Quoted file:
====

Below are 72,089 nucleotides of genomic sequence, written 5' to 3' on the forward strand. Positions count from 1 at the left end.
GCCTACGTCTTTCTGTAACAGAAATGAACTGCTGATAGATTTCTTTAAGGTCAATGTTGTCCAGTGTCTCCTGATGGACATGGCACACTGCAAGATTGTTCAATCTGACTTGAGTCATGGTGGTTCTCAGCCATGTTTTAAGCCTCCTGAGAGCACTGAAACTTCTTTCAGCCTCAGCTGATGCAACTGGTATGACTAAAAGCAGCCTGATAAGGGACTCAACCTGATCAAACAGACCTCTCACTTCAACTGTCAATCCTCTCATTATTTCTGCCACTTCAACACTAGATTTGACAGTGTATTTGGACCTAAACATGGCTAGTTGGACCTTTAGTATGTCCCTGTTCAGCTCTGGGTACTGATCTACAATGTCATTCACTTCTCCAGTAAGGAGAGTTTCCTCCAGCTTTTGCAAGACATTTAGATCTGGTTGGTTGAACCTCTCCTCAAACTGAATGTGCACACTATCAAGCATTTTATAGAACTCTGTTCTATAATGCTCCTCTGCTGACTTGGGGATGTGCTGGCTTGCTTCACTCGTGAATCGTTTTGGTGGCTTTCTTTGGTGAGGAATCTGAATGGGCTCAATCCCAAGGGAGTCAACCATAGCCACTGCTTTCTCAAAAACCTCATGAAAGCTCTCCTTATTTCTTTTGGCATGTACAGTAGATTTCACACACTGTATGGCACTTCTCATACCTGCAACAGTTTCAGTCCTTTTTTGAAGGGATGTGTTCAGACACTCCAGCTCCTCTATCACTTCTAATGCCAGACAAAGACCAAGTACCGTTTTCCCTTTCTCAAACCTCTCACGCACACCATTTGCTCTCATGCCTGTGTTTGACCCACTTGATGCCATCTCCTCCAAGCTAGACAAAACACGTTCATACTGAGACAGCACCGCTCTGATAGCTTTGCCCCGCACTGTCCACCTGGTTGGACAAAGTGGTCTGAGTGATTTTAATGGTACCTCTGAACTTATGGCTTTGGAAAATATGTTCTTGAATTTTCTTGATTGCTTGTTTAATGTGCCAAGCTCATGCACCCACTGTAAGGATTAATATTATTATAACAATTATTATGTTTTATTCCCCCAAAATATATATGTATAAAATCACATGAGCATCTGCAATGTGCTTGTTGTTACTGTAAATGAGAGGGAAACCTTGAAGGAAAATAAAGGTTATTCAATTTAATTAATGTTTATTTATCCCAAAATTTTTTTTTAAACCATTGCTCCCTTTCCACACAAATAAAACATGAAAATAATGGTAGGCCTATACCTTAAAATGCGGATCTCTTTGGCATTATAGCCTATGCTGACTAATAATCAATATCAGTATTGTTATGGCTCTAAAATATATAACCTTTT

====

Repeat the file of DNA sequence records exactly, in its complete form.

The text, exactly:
Below are 72,089 nucleotides of genomic sequence, written 5' to 3' on the forward strand. Positions count from 1 at the left end.
GCCTACGTCTTTCTGTAACAGAAATGAACTGCTGATAGATTTCTTTAAGGTCAATGTTGTCCAGTGTCTCCTGATGGACATGGCACACTGCAAGATTGTTCAATCTGACTTGAGTCATGGTGGTTCTCAGCCATGTTTTAAGCCTCCTGAGAGCACTGAAACTTCTTTCAGCCTCAGCTGATGCAACTGGTATGACTAAAAGCAGCCTGATAAGGGACTCAACCTGATCAAACAGACCTCTCACTTCAACTGTCAATCCTCTCATTATTTCTGCCACTTCAACACTAGATTTGACAGTGTATTTGGACCTAAACATGGCTAGTTGGACCTTTAGTATGTCCCTGTTCAGCTCTGGGTACTGATCTACAATGTCATTCACTTCTCCAGTAAGGAGAGTTTCCTCCAGCTTTTGCAAGACATTTAGATCTGGTTGGTTGAACCTCTCCTCAAACTGAATGTGCACACTATCAAGCATTTTATAGAACTCTGTTCTATAATGCTCCTCTGCTGACTTGGGGATGTGCTGGCTTGCTTCACTCGTGAATCGTTTTGGTGGCTTTCTTTGGTGAGGAATCTGAATGGGCTCAATCCCAAGGGAGTCAACCATAGCCACTGCTTTCTCAAAAACCTCATGAAAGCTCTCCTTATTTCTTTTGGCATGTACAGTAGATTTCACACACTGTATGGCACTTCTCATACCTGCAACAGTTTCAGTCCTTTTTTGAAGGGATGTGTTCAGACACTCCAGCTCCTCTATCACTTCTAATGCCAGACAAAGACCAAGTACCGTTTTCCCTTTCTCAAACCTCTCACGCACACCATTTGCTCTCATGCCTGTGTTTGACCCACTTGATGCCATCTCCTCCAAGCTAGACAAAACACGTTCATACTGAGACAGCACCGCTCTGATAGCTTTGCCCCGCACTGTCCACCTGGTTGGACAAAGTGGTCTGAGTGATTTTAATGGTACCTCTGAACTTATGGCTTTGGAAAATATGTTCTTGAATTTTCTTGATTGCTTGTTTAATGTGCCAAGCTCATGCACCCACTGTAAGGATTAATATTATTATAACAATTATTATGTTTTATTCCCCCAAAATATATATGTATAAAATCACATGAGCATCTGCAATGTGCTTGTTGTTACTGTAAATGAGAGGGAAACCTTGAAGGAAAATAAAGGTTATTCAATTTAATTAATGTTTATTTATCCCAAAATTTTTTTTTAAACCATTGCTCCCTTTCCACACAAATAAAACATGAAAATAATGGTAGGCCTATACCTTAAAATGCGGATCTCTTTGGCATTATAGCCTATGCTGACTAATAATCAATATCAGTATTGTTATGGCTCTAAAATATATAACCTTTT